Warriors winger David Fusitu'a.

Fusitu'a can be one of the greats

Stephen Kearney has challenged David Fusitu'a to transform himself from a good winger to a Warriors great and hinted he'll be on hand to guide the Tongan flyer through that "journey".

Just before Fusitu'a scored a try in the Warriors 20-4 win over Newcastle last Friday to start repaying the lucrative five-year contract extension he’d just penned, Brian Smith went on radio to describe the winger’s signature as a "great get". 

"It's a beauty" and "an absolute statement of intent" about winning a Telstra premiership, the Warriors general manager of football said on Radio Sport

Cue Kearney who has made it his mission to dampen expectations by narrowing focus on the next game and nothing beyond that, ironically as his club bids to reach September football for the first time in seven seasons.

"Yeah, he's made some OK progress," said Kearney leading into Sunday's showdown against Canterbury at ANZ Stadium, before warming up slightly. 

"I think the thing with David is he doesn't understand how good he can really be. That's going to be a continuous journey and challenge for him and that's why it's my job to make sure I keep him honest with that." 

Which begged the next question, especially with all the coaching moves swirling around the game. Are you poised to join new assistant coach Todd Payten in signing a new deal to keep you at the club long-term? 

"We’ll see," Kearney said after a notable pause.

"I'm very committed to the footy club. I didn't come back to New Zealand [on a three-year deal in late 2016] to be not committed. I'm very committed to what we're trying to do here and what we're trying to build so we'll see how things pan out."

The try against the Knights was the 16th for Fusitu'a this season, ending a five-game drought following his hat-trick in the 34-14 trouncing of Manly in round 14.

It also kept him in the NRL's leading try-scorer race, competing with the likes of Bunnies finisher Robert Jennings, Sharks fullback Valentine Holmes and Storm speedster Josh Addo-Carr.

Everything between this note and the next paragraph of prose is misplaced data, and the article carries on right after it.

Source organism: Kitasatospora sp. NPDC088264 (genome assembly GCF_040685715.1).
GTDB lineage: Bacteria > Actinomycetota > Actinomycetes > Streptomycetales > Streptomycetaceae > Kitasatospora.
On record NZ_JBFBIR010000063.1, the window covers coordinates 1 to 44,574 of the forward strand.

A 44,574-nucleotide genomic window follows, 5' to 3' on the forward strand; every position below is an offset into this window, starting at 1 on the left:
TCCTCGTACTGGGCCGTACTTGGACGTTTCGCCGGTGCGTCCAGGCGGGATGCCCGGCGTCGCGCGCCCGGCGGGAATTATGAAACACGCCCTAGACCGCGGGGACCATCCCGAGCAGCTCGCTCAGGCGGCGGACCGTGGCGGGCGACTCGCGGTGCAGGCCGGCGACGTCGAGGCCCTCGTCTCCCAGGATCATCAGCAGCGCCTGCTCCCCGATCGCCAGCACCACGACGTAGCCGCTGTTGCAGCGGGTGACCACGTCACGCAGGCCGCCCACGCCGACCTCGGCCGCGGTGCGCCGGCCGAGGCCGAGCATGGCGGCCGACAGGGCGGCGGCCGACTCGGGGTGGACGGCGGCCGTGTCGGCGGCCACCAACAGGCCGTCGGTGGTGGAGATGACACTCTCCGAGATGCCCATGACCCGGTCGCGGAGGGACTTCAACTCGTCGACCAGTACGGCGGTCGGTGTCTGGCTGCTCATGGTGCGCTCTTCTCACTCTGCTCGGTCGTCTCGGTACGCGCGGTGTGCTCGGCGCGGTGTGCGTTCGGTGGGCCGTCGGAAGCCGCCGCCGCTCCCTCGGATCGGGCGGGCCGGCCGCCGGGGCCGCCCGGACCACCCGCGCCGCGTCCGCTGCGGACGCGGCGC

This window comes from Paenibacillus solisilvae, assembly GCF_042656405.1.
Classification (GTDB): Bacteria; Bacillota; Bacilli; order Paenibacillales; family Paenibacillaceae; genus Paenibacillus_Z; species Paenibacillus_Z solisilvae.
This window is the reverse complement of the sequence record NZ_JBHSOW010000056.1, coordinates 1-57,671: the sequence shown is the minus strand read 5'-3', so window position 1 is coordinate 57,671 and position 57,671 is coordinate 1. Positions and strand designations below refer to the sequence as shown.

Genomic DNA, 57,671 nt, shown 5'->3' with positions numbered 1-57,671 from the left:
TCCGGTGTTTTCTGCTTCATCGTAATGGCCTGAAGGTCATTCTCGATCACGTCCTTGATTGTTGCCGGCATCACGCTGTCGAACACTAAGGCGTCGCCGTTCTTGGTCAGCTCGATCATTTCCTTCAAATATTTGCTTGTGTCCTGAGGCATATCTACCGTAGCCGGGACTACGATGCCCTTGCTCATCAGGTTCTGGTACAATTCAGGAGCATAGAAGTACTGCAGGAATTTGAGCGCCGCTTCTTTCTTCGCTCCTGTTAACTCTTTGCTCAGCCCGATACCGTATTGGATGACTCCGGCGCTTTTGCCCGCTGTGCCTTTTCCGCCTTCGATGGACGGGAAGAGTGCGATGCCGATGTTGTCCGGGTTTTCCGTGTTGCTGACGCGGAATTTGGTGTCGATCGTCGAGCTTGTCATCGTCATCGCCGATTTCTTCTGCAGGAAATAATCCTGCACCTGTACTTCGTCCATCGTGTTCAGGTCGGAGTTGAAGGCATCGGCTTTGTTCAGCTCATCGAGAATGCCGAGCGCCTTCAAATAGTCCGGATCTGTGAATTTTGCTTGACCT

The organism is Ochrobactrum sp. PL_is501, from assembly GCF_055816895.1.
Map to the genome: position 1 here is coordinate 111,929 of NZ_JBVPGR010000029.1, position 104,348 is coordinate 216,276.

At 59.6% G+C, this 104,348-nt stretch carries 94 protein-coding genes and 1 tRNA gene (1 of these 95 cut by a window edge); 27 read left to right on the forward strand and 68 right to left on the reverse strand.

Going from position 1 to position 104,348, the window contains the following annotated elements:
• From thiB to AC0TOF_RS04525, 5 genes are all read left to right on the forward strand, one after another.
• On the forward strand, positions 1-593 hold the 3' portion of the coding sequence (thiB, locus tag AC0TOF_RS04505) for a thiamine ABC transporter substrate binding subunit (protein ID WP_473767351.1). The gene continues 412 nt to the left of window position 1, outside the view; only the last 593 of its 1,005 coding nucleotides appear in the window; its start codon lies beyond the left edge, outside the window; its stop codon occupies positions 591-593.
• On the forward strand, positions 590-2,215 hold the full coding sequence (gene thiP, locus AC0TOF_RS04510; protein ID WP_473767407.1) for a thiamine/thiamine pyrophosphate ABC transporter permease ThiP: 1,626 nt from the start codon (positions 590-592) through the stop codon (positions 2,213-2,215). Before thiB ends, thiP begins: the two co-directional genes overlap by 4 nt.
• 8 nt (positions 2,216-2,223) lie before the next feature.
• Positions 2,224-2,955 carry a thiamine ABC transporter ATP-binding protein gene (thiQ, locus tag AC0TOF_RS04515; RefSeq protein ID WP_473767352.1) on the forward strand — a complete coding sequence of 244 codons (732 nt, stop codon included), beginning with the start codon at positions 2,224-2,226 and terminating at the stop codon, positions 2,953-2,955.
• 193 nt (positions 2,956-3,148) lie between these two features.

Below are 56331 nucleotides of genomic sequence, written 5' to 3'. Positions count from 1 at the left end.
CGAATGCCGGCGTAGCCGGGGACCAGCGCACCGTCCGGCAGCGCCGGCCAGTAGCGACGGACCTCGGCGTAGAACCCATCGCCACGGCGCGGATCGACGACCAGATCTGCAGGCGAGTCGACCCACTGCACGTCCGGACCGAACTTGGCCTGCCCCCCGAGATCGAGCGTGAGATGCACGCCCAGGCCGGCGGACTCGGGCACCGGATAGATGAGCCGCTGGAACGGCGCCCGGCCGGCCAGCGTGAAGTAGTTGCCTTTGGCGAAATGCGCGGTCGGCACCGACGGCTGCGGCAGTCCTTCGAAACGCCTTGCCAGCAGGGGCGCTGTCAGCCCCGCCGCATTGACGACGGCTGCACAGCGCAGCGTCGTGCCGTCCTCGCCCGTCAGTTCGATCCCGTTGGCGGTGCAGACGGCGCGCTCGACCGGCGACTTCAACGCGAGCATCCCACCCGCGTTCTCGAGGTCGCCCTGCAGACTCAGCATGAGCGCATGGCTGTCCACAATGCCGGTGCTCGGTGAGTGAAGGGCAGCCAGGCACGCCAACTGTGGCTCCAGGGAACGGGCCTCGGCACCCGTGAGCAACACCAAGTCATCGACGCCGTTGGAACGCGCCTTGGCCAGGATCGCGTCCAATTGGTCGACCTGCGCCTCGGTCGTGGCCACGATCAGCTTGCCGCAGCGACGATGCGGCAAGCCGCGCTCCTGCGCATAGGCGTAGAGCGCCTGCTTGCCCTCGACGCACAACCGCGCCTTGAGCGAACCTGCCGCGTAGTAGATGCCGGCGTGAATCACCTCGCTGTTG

Kearney said the 23-year-old's finishing ability is unquestioned and his aerial impact has been eye-catching in recent rounds, especially regaining possession from short line drop-outs. But his hands at the end of the chain have let Fusitu’a down a couple of times in the past month with some scoring opportunities gone begging.

"It's about consistently performing at the top level every week and that's what makes the great players different from the good players. He's made some wonderful progress over the course of the last couple of years but he's got plenty more in him," the coach said. 

Kearney was asked if a consistent run on the wing - all 19 of his appearances this season have been on the right flank - had cemented Fusitu’a future in the No.2 jersey? 

"For us at the minute, that's his best spot. I think potentially he'll be able to play centre but for me at the moment, that's the best spot in the team."

So how good could he be? 

"Really good. You're measured over consistently performing in this competition at a very, very high level. I have got no doubt he has the capabilities but it's going to be a process and a journey for him and that's what we [the coaches] are here to do."

The other thing Kearney wants the Warriors to do is generate consistent performances across the park, week after week. It's not exactly a trademark of the seventh-placed team who are looking for their third win on the bounce against the 14th-placed Bulldogs.